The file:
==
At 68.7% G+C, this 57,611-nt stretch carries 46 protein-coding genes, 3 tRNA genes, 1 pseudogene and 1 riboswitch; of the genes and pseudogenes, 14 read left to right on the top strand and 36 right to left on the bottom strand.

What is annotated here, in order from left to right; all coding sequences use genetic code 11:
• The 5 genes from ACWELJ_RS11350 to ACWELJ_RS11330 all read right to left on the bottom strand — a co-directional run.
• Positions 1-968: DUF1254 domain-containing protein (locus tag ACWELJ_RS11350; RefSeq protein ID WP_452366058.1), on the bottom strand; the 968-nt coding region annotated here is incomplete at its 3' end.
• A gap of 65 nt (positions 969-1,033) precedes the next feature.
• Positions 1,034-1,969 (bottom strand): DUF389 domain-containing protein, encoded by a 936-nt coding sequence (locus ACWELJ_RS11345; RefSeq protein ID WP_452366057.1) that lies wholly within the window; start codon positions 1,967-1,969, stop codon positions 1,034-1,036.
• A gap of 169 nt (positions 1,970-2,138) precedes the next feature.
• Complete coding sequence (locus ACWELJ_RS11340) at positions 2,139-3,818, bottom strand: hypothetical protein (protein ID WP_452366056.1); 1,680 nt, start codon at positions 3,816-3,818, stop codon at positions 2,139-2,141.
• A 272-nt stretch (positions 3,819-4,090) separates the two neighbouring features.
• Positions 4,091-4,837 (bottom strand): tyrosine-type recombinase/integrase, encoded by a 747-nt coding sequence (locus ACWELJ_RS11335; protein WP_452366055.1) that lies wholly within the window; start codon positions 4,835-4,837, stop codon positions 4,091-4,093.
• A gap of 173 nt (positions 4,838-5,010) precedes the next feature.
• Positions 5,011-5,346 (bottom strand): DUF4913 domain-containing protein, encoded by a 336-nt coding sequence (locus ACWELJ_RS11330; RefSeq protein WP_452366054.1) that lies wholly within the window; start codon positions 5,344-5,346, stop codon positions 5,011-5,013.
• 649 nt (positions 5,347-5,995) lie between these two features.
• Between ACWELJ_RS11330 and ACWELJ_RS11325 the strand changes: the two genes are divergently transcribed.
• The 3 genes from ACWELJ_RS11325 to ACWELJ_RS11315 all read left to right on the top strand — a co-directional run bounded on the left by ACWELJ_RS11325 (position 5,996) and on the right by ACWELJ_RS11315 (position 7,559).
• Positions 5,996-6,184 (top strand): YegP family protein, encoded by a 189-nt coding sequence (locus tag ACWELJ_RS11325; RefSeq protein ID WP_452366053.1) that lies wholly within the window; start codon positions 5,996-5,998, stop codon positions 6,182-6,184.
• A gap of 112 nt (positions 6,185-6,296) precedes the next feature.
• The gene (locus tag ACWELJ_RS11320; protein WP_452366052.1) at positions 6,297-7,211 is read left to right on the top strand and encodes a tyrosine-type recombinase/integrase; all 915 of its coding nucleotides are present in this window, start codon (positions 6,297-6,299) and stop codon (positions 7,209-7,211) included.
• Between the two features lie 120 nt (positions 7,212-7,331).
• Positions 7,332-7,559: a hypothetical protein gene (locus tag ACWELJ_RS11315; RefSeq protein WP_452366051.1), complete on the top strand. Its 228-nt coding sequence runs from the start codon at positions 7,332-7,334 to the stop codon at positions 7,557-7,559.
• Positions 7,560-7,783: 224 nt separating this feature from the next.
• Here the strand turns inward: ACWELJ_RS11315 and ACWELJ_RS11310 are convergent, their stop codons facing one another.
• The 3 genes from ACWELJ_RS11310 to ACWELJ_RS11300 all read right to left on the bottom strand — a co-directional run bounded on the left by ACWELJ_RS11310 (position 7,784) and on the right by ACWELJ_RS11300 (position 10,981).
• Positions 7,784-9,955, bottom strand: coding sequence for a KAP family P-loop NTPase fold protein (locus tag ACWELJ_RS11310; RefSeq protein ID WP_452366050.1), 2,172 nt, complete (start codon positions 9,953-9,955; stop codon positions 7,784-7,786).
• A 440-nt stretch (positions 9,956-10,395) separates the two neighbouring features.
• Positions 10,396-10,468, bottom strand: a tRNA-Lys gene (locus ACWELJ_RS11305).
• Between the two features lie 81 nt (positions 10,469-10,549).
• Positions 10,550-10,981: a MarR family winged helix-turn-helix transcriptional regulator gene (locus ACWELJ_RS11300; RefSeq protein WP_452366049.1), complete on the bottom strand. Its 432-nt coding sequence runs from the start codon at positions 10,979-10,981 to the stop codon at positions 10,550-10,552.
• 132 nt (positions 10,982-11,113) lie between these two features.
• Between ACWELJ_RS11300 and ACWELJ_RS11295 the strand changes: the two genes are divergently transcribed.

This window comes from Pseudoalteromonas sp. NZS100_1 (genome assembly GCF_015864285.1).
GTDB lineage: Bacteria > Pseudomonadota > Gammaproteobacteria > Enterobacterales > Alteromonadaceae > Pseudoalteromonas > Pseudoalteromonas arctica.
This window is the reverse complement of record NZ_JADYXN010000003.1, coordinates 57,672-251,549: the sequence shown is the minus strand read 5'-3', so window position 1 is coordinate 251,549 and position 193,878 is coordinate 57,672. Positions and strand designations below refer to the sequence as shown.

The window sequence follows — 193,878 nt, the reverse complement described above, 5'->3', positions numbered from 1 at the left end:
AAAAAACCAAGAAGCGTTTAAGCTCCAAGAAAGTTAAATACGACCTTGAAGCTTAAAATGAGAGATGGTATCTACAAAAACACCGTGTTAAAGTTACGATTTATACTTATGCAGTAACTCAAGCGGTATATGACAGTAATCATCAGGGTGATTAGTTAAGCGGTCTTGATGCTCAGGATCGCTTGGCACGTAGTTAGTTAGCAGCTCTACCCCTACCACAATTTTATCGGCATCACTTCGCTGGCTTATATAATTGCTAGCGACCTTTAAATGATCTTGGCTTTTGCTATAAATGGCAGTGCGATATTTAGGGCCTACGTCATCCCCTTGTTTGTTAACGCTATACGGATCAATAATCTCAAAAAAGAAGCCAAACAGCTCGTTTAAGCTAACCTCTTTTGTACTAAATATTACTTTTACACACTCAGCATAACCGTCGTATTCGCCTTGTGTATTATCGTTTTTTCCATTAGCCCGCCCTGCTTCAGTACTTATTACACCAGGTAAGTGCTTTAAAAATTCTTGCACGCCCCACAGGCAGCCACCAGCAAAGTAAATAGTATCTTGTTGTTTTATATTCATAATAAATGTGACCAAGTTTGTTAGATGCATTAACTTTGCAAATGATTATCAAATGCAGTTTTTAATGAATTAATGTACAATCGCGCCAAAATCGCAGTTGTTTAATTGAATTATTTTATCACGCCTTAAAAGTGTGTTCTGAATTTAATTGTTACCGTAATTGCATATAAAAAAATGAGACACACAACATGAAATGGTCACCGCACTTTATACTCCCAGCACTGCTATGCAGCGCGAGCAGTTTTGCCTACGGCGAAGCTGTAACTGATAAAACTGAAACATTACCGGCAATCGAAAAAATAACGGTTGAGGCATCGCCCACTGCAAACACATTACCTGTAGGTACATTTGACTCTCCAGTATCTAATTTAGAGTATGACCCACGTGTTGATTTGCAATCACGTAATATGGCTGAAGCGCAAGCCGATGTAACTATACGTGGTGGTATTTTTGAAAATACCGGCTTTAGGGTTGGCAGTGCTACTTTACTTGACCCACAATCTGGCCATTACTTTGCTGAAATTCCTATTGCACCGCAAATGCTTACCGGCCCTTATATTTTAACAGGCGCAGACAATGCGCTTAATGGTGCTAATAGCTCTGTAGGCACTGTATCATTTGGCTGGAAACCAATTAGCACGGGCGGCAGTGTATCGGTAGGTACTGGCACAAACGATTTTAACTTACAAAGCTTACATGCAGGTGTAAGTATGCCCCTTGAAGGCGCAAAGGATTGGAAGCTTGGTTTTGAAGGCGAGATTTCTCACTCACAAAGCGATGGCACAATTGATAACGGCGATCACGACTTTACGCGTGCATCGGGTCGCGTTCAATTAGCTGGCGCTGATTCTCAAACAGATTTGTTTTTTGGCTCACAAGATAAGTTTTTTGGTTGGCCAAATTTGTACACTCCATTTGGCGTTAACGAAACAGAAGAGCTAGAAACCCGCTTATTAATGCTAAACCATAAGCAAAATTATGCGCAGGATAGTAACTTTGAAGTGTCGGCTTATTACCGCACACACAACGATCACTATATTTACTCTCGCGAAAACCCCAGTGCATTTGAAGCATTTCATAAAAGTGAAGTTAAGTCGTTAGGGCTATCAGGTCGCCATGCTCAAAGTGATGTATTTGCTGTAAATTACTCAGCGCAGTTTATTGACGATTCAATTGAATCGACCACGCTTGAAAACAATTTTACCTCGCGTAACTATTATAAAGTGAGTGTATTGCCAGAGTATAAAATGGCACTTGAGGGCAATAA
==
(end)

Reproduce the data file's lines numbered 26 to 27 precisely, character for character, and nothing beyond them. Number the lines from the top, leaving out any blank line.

• Positions 10,396-10,468, bottom strand: a tRNA-Lys gene (locus ACWELJ_RS11305).
• Between the two features lie 81 nt (positions 10,469-10,549).